Followed by a panel discussion with Mr. Alberto Mora, Associate Executive Director for Global Programs, American Bar Association Rule of Law Initiative, and Stephen Xenakis, M.D., Brigadier General (Ret.), U.S. Army.
Moderated by Professor Claire Finkelstein, CERL Director
Juan Méndez, Professor of Human Rights Law at American University Washington College of Law, is one of the world’s most recognized advocates of a universal protocol for non-coercive interviews conducted by law enforcement officials, military and intelligence personnel, and other bodies with investigative mandates. Originally from Argentina, Professor Méndez defended political prisoners in the 1970s and was arrested, tortured, and administratively detained for more than a year. After his expulsion from Argentina in 1977, he moved to the United States where he has dedicated his legal career to the defense of human rights. In 2010, Professor Méndez was appointed UN Special Rapporteur on Torture and Other Cruel, Inhuman and Degrading Treatment or Punishment. He introduced the universal protocol initiative at the close of his mandate in 2016.
What is the universal protocol? Through a universal set of standards and safeguards, the protocol aims to end the use of coercive techniques and torture on all detainees—from criminal suspects in police interrogation rooms and terrorist suspects in detention facilities like Guantánamo Bay to political prisoners and prisoners of war all over the world. Instead, it calls for authorities to presume innocence and search for the truth.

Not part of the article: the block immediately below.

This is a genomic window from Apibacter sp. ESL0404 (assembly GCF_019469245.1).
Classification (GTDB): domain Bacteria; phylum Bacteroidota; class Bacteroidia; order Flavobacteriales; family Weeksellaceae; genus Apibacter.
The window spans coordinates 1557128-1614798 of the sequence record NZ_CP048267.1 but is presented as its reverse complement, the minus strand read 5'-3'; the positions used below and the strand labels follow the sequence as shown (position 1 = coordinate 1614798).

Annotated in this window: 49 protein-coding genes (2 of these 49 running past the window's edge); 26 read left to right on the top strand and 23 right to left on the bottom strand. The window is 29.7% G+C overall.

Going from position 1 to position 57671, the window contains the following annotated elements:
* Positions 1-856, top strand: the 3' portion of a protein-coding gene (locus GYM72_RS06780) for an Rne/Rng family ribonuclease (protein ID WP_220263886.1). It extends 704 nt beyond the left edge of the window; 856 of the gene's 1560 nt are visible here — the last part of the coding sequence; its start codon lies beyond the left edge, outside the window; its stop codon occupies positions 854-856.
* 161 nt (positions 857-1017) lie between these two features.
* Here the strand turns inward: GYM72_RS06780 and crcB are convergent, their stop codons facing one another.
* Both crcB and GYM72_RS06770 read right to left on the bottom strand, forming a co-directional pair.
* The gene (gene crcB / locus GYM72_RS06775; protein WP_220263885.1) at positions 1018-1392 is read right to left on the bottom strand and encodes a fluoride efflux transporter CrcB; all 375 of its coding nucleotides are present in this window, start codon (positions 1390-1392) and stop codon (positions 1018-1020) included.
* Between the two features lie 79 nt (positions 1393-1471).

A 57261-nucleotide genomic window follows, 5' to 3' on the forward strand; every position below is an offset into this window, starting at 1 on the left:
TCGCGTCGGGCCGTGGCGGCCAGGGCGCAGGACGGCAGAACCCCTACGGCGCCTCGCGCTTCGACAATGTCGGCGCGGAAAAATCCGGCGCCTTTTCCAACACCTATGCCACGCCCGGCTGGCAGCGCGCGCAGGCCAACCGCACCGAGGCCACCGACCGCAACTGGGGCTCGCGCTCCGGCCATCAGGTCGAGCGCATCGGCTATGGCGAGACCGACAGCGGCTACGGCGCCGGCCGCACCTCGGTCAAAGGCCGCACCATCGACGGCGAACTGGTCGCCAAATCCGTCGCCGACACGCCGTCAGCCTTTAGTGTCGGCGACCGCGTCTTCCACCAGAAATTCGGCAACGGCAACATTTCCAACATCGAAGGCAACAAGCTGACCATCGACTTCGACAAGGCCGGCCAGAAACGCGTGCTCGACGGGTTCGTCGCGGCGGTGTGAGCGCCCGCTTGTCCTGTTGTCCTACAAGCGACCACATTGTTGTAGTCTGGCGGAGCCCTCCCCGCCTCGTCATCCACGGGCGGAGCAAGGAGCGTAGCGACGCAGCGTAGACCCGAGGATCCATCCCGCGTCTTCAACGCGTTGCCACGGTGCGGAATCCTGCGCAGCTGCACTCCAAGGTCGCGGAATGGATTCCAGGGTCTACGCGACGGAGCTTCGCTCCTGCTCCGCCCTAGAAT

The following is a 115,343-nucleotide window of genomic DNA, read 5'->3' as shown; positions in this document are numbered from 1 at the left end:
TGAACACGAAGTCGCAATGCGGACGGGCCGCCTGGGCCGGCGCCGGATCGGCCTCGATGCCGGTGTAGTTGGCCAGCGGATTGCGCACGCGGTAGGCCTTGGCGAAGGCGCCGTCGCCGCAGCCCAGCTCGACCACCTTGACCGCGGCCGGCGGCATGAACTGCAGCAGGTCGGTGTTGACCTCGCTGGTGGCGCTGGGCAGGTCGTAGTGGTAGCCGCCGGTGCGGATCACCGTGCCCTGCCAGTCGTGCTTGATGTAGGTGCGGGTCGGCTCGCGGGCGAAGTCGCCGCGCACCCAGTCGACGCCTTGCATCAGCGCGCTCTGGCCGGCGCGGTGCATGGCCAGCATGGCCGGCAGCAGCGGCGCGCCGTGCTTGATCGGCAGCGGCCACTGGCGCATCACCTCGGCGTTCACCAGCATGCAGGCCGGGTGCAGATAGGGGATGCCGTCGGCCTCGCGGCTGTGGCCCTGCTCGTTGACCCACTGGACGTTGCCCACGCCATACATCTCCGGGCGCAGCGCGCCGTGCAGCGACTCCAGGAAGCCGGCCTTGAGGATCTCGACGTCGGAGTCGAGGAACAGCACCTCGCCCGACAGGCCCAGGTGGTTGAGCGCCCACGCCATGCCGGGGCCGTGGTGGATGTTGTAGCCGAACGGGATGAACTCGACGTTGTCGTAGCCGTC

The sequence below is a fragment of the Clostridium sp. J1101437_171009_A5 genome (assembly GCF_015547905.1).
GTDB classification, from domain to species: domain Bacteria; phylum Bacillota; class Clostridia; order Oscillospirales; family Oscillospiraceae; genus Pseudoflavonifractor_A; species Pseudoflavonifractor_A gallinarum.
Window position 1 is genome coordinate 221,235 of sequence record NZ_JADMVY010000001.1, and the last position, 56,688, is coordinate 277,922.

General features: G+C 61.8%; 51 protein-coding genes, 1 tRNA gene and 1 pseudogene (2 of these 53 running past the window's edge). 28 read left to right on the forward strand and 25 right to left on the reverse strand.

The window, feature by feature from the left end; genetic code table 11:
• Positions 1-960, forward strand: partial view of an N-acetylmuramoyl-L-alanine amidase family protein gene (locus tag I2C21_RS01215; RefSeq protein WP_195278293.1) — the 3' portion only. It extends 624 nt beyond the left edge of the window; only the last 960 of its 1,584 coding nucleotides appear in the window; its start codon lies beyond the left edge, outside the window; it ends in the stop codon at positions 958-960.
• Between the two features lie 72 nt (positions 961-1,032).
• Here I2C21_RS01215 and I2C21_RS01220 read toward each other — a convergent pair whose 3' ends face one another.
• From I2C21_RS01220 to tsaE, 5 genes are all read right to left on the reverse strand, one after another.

How will it succeed? It must constructively interact with international human rights law and adapt to different legal cultures.
Where does it stand? Professor Mendez will report on the current state of the initiative and the need to generate worldwide support.
And does it face even stronger opposition in light of President Trump’s pledge to bring back torture? In light of CIA Director Gina Haspel’s history of blacksite oversight?
This program has been approved for 2 ethics CLE credits for Pennsylvania lawyers. CLE credit may be available in other jurisdictions as well. Attendees seeking CLE credit should bring separate payment in the amount of $80.00 ($40.00 public interest/non-profit attorneys) cash or check made payable to The Trustees of the University of Pennsylvania.